October 2 is a key date in Mexican history, though it has only recently been added to school curriculums. In 1968, as student protests were bursting out all over the Western Hemisphere, Mexico City was hosting the Olympic Games. President Díaz Ordaz took great pride in being the first Latin American head of state to have this honor, and he was damned if a bunch of rowdy radicals was going to interfere with his crowning achievement. His attempts to beat down the protesters culminated in the massacre of Tlatelolco. On October 2, thousands of people gathered in the Plaza de las Tres Culturas, in the north central part of Mexico City. The army surrounded them with tanks, posted sharpshooters in the windows of adjoining buildings, and simply mowed them down. No one knows how many people died—the army hauled the bodies away in trucks and buried them secretly—but estimates run between three and five hundred. (216)

Gabriel [Villanueva] enjoys recalling one instance in particular: "This happened with a friend who got in a fight with another friend, and he beat the other guy, fighting with machetes. He gave his rival seven machetazos, and after he killed him, like fifteen days later, we ran into each other—someone else introduced us, he said, 'Look, this is the guy that killed so-and-so.' And he said to me, 'Yes, it was me, I gave him seven machetazos.'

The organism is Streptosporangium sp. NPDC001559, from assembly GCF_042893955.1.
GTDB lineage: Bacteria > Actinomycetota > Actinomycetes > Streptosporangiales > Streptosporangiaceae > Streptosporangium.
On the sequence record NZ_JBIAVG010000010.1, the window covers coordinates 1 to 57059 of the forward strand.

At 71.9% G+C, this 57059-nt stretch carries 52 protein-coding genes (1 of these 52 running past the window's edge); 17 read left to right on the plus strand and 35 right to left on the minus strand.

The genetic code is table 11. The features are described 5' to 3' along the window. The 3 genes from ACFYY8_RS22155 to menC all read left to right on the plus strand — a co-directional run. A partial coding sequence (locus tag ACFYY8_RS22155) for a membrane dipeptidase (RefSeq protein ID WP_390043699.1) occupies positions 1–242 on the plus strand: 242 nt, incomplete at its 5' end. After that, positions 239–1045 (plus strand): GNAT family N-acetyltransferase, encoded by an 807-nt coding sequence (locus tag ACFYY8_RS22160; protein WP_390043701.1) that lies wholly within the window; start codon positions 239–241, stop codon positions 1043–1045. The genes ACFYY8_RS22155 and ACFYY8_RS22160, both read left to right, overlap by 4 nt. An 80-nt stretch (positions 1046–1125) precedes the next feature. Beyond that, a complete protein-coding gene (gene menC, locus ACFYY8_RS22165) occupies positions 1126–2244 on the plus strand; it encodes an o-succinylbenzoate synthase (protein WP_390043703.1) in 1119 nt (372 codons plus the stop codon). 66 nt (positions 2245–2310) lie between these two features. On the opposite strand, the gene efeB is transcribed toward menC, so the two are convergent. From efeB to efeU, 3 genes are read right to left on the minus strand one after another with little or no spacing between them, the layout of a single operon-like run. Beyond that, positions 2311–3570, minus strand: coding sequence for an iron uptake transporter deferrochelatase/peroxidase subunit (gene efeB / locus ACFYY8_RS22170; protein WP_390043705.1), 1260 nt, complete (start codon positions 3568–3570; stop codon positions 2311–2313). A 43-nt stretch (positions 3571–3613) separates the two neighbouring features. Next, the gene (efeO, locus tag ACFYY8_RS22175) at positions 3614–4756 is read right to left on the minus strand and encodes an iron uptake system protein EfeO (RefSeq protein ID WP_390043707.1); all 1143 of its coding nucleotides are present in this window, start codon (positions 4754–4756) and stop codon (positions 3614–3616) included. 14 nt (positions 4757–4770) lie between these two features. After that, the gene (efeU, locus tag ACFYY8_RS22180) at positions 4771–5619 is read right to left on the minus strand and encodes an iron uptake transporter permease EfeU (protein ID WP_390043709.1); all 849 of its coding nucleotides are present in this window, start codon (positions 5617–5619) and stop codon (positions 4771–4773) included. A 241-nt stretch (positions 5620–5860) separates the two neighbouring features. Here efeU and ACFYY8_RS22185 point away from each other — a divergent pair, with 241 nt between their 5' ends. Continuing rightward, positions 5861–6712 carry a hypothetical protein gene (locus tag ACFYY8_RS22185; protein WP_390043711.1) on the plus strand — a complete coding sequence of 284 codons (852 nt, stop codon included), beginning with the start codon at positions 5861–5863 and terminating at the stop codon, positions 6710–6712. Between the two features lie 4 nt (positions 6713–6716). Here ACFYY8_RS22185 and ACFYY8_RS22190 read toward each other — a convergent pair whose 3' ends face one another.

"'No, well, that's fine. You were defending yourself, right?'
"And he says, 'Write me a corrido.'
"I said, 'I'll write it for you, but I assure you that the day that record comes out they'll take you prisoner.'
So I wrote the corrido, and about two months later the judiciales grabbed him, because of the corrido. Because if something is under cover and you shake the hive, the bees get stirred up, no? This kid didn't want to believe me, but the family of the guy who was killed heard the record or the cassette, they listened, and two months later the police grabbed him, and it seems he had to pay about fifteen thousand bills before they let him go. Afterward, he saw me and he said, 'It's true, Gabriel, what you told me.'" (242-3)

I tried to get more details out of Teodoro [Bello], such as whether he actually researched the song in newspaper archives, but he was not interested in following this line of questioning, so I moved on to "El General." This corrido tells a much more famous story: in February of 1977, General Jesús Gutiérrez Rebollo, who had been appointed the top drug-war liaison between Mexico and the United States, and whose integrity had been praised to the skies on both sides of the border, turned out to be in the pay of Amado Carrillo. (This story is the basis for a principal plotline in the film Traffic.) Gutierrez claimed that he had only accepted Carrillo's money as a way of getting into the drug lord's confidence, but no one believed him and he is now in prison. No one, that is, except Teodoro. His song gives the general the benefit of the doubt and focuses its attention on the fact that, however much corruption may exist in Mexico, the money that is paying all the bribes comes from up north. He drives his point home in the song's penultimate verse:
A diferentes países lo certifican los gringos;
No quieren que exista droga, pues dicen que es un peligro.
Diganme ¿quién certifica a los Estados Unidos?

(The gringos certify various countries,
They don't want drugs to exist, they say it is a danger:
Tell me, who certifies the United States?) (295)